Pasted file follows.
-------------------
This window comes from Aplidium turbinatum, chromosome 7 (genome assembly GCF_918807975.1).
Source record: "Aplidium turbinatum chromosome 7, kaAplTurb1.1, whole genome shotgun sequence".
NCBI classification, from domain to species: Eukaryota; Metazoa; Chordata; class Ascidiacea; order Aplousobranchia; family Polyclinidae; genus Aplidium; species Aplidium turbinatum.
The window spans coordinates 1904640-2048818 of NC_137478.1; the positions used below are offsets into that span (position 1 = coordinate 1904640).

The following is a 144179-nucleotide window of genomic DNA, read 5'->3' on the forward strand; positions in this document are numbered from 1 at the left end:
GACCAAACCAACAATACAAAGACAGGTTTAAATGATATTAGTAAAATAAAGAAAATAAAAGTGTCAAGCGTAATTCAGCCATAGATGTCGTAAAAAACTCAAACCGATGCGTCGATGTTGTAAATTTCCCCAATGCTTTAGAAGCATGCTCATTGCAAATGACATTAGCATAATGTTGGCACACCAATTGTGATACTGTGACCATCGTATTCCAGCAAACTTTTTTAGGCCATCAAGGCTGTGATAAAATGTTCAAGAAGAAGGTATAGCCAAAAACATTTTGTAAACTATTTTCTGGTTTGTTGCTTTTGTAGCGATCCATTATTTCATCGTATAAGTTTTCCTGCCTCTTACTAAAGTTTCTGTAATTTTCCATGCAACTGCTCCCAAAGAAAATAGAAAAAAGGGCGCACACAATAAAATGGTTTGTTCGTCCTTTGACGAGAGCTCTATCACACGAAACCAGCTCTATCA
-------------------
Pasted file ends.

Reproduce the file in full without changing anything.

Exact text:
This window comes from Aplidium turbinatum, chromosome 7 (genome assembly GCF_918807975.1).
Source record: "Aplidium turbinatum chromosome 7, kaAplTurb1.1, whole genome shotgun sequence".
NCBI classification, from domain to species: Eukaryota; Metazoa; Chordata; class Ascidiacea; order Aplousobranchia; family Polyclinidae; genus Aplidium; species Aplidium turbinatum.
The window spans coordinates 1904640-2048818 of NC_137478.1; the positions used below are offsets into that span (position 1 = coordinate 1904640).

The following is a 144179-nucleotide window of genomic DNA, read 5'->3' on the forward strand; positions in this document are numbered from 1 at the left end:
GACCAAACCAACAATACAAAGACAGGTTTAAATGATATTAGTAAAATAAAGAAAATAAAAGTGTCAAGCGTAATTCAGCCATAGATGTCGTAAAAAACTCAAACCGATGCGTCGATGTTGTAAATTTCCCCAATGCTTTAGAAGCATGCTCATTGCAAATGACATTAGCATAATGTTGGCACACCAATTGTGATACTGTGACCATCGTATTCCAGCAAACTTTTTTAGGCCATCAAGGCTGTGATAAAATGTTCAAGAAGAAGGTATAGCCAAAAACATTTTGTAAACTATTTTCTGGTTTGTTGCTTTTGTAGCGATCCATTATTTCATCGTATAAGTTTTCCTGCCTCTTACTAAAGTTTCTGTAATTTTCCATGCAACTGCTCCCAAAGAAAATAGAAAAAAGGGCGCACACAATAAAATGGTTTGTTCGTCCTTTGACGAGAGCTCTATCACACGAAACCAGCTCTATCA